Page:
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Obama, who has referred to himself as "America's first Pacific president" because of his birth in Hawaii and his years in Indonesia, will also visit Australia during the trip, White House spokesman Robert Gibbs said.
Gibbs said that while in Indonesia, Obama will launch a US-Indonesian partnership aimed at broadening and strengthening ties between the United States and the country that is home to the world's largest Muslim population.
Asked whether Obama, to be accompanied by his wife Michelle and two young daughters Sasha and Malia, would visit childhood haunts, Gibbs said: "I'd anticipate that will likely be one of the stops."
Obama's late mother, Ann Dunham, came to Indonesia with her six-year-old son in the late 1960s to join her second husband, an Indonesian man named Lolo Soetoro.
Obama recounts in his book "Dreams From My Father" being amazed to find the house they moved into on the outskirts of Jakarta had a collection of exotic animals including a monkey, birds of paradise, a cockatoo and several baby crocodiles.
His time in Indonesia was cut short in 1971 when he was sent to Hawaii to live with his grandparents, while his mother stayed with her husband.
Indonesian Foreign Minister Marty Natalegawa said the visit reflected "current expectations" in relations with Washington.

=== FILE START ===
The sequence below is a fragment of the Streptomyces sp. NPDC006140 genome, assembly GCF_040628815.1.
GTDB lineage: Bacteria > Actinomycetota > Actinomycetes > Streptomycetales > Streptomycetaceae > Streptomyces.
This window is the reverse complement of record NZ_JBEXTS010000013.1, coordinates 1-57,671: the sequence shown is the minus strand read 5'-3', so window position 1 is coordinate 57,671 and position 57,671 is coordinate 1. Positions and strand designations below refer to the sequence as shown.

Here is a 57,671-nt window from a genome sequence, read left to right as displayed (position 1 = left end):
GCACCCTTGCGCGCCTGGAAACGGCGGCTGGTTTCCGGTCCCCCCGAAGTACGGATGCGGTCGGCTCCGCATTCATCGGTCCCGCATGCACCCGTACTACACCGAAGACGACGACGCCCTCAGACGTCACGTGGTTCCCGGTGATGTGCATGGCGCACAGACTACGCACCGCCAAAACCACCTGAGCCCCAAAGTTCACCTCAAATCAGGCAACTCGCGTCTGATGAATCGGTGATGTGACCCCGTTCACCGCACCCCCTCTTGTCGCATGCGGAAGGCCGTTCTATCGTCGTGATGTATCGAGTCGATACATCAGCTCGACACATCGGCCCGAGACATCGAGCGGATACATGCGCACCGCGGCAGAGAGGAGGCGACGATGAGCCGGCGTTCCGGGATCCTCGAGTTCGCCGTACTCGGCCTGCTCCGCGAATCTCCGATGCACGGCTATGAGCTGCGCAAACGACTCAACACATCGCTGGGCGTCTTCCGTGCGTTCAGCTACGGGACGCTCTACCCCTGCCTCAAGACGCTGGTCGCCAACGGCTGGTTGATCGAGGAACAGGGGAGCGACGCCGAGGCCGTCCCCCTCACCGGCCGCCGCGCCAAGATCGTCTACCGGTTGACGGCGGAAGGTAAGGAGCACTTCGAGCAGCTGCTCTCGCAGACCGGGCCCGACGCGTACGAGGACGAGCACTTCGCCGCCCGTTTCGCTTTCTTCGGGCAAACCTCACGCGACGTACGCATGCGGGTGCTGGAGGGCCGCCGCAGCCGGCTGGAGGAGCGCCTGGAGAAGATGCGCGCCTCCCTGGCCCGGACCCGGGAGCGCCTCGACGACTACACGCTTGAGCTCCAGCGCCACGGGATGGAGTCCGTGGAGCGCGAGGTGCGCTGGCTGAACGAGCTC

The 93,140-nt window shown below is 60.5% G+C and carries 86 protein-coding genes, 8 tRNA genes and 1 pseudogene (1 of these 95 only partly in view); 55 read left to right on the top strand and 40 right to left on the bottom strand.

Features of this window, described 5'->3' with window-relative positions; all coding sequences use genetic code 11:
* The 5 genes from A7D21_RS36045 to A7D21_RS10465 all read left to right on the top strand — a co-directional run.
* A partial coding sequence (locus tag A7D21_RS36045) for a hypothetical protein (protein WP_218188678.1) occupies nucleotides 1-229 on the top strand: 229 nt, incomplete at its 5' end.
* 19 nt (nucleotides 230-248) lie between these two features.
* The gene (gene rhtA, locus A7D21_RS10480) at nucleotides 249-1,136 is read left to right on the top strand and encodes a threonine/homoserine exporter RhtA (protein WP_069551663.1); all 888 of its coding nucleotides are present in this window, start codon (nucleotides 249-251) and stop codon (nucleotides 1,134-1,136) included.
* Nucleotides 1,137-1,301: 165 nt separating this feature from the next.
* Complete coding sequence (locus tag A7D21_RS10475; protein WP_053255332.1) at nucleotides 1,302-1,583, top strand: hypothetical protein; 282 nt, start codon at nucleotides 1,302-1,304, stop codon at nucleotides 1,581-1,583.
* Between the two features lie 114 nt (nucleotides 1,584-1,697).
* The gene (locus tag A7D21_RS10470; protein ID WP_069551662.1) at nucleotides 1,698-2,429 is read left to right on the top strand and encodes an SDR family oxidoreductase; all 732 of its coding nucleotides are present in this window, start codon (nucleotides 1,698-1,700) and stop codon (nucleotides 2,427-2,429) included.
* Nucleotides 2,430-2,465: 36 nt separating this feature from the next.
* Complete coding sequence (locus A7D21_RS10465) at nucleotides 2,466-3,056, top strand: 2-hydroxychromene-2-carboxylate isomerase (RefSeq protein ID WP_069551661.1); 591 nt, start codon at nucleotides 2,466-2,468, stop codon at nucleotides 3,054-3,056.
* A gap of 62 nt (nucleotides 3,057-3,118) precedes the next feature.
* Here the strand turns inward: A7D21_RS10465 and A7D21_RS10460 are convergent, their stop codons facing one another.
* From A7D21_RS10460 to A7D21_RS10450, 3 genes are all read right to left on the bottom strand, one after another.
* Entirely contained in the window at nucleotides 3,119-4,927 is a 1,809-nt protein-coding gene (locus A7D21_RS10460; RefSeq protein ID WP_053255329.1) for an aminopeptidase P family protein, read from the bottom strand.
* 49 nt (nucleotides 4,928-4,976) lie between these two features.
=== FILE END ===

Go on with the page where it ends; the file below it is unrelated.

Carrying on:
"This is about developing a comprehensive partnership between the US and Indonesia in all areas," he told Reuters.
Indradjaya Madewa, a friend of Obama's when they attended the same elementary school, said he hoped the president would visit the school during his visit.
"He remembers me and my family because we were neighbours, as well as classmates for three and a half years," said Madewa, now a 47-year-old businessman.
Gibbs said during the trip, to take place in the second half of March, Obama would also visit the island of Guam, where he would speak to US military personnel.
In Australia, he will mark the 70th anniversary of US-Australian relations and hold talks with Prime Minister Kevin Rudd on the global economic recovery, the war in Afghanistan and climate change.
In Canberra, Rudd said details of Obama's trip were still being worked out, but he hoped the president would address the Australian parliament.
"Certainly if it works out that way, I think that would be great," Rudd told reporters, adding former Presidents George W. Bush and Bill Clinton both addressed parliament during visits.
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